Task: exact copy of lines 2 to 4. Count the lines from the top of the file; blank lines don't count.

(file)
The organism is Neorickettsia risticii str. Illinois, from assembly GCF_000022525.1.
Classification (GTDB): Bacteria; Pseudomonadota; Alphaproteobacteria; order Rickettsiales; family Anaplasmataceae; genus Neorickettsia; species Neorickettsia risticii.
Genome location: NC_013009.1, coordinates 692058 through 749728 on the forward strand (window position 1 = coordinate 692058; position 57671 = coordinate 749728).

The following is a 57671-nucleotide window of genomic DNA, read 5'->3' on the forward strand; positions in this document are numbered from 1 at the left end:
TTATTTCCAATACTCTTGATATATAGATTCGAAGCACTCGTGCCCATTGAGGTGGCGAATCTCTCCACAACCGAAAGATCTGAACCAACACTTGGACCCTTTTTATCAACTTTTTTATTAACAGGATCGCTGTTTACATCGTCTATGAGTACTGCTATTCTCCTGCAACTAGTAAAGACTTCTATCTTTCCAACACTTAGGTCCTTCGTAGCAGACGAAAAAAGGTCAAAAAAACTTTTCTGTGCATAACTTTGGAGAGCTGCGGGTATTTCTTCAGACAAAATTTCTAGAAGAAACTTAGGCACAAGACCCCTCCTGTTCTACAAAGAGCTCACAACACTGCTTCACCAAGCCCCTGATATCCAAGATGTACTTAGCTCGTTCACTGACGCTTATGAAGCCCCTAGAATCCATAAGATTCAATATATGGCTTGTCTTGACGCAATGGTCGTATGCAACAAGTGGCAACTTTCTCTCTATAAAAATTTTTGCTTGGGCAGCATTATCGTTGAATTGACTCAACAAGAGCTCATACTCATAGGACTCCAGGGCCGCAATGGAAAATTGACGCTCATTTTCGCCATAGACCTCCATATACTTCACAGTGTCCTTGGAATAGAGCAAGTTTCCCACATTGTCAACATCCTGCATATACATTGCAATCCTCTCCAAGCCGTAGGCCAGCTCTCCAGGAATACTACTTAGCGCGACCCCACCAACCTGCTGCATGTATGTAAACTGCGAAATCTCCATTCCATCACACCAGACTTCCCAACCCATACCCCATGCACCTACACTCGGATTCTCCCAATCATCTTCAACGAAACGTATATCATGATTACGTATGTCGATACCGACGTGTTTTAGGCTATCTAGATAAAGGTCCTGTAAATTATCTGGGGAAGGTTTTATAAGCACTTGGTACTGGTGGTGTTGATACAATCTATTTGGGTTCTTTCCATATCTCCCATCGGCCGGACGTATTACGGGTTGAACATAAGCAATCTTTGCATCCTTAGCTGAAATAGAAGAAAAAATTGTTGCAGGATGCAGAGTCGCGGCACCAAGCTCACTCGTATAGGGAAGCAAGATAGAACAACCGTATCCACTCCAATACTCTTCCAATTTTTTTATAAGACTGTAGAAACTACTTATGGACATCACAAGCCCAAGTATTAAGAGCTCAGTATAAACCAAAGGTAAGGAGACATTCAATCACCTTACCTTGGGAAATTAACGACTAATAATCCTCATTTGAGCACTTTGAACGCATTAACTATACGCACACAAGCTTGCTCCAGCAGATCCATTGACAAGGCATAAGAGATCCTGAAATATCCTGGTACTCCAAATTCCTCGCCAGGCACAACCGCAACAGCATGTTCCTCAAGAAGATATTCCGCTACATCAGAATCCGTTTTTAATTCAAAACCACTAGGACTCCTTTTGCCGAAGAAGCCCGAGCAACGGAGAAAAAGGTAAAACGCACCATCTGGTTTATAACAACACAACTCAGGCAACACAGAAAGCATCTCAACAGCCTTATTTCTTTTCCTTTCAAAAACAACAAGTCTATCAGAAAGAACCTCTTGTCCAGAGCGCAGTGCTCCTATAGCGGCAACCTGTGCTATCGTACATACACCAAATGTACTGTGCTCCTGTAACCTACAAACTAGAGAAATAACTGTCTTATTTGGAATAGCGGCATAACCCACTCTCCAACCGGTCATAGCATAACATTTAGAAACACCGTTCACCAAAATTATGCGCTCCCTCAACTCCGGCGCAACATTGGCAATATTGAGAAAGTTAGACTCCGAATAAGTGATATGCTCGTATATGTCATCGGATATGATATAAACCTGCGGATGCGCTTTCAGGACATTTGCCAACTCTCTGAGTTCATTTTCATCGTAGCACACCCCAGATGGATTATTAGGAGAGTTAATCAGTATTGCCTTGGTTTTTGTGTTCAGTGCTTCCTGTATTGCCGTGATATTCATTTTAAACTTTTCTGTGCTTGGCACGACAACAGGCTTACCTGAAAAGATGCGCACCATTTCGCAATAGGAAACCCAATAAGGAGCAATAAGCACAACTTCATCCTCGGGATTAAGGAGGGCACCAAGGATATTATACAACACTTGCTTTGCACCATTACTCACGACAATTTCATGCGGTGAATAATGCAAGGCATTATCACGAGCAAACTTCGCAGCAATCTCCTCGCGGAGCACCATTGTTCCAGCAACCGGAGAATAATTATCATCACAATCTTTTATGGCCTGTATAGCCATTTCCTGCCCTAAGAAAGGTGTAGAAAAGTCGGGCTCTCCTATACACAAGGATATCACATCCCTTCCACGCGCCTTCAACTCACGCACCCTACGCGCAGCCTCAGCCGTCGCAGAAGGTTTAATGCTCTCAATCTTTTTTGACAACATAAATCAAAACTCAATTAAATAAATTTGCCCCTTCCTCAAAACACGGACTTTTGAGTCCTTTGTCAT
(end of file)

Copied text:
Classification (GTDB): Bacteria; Pseudomonadota; Alphaproteobacteria; order Rickettsiales; family Anaplasmataceae; genus Neorickettsia; species Neorickettsia risticii.
Genome location: NC_013009.1, coordinates 692058 through 749728 on the forward strand (window position 1 = coordinate 692058; position 57671 = coordinate 749728).

The following is a 57671-nucleotide window of genomic DNA, read 5'->3' on the forward strand; positions in this document are numbered from 1 at the left end: